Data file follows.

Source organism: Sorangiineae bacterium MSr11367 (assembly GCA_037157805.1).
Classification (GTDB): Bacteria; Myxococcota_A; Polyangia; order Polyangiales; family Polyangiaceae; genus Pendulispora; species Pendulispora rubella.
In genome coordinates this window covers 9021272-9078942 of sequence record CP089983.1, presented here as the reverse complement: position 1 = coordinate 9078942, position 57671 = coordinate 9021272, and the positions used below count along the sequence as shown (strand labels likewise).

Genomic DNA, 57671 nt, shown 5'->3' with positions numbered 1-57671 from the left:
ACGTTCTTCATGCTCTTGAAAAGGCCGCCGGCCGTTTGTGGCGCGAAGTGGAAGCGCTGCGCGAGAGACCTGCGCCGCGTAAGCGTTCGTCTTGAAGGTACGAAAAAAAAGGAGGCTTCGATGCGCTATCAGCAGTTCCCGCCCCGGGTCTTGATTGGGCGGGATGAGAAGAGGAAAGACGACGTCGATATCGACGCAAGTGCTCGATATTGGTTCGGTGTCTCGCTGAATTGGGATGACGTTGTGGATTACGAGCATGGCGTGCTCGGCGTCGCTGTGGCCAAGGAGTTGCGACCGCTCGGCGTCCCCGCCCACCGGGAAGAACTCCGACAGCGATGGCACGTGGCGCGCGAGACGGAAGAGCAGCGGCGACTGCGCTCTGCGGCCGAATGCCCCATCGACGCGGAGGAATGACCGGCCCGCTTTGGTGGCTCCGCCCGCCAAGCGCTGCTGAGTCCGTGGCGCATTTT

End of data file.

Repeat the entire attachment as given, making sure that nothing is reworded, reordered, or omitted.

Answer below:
Source organism: Sorangiineae bacterium MSr11367 (assembly GCA_037157805.1).
Classification (GTDB): Bacteria; Myxococcota_A; Polyangia; order Polyangiales; family Polyangiaceae; genus Pendulispora; species Pendulispora rubella.
In genome coordinates this window covers 9021272-9078942 of sequence record CP089983.1, presented here as the reverse complement: position 1 = coordinate 9078942, position 57671 = coordinate 9021272, and the positions used below count along the sequence as shown (strand labels likewise).

Genomic DNA, 57671 nt, shown 5'->3' with positions numbered 1-57671 from the left:
ACGTTCTTCATGCTCTTGAAAAGGCCGCCGGCCGTTTGTGGCGCGAAGTGGAAGCGCTGCGCGAGAGACCTGCGCCGCGTAAGCGTTCGTCTTGAAGGTACGAAAAAAAAGGAGGCTTCGATGCGCTATCAGCAGTTCCCGCCCCGGGTCTTGATTGGGCGGGATGAGAAGAGGAAAGACGACGTCGATATCGACGCAAGTGCTCGATATTGGTTCGGTGTCTCGCTGAATTGGGATGACGTTGTGGATTACGAGCATGGCGTGCTCGGCGTCGCTGTGGCCAAGGAGTTGCGACCGCTCGGCGTCCCCGCCCACCGGGAAGAACTCCGACAGCGATGGCACGTGGCGCGCGAGACGGAAGAGCAGCGGCGACTGCGCTCTGCGGCCGAATGCCCCATCGACGCGGAGGAATGACCGGCCCGCTTTGGTGGCTCCGCCCGCCAAGCGCTGCTGAGTCCGTGGCGCATTTT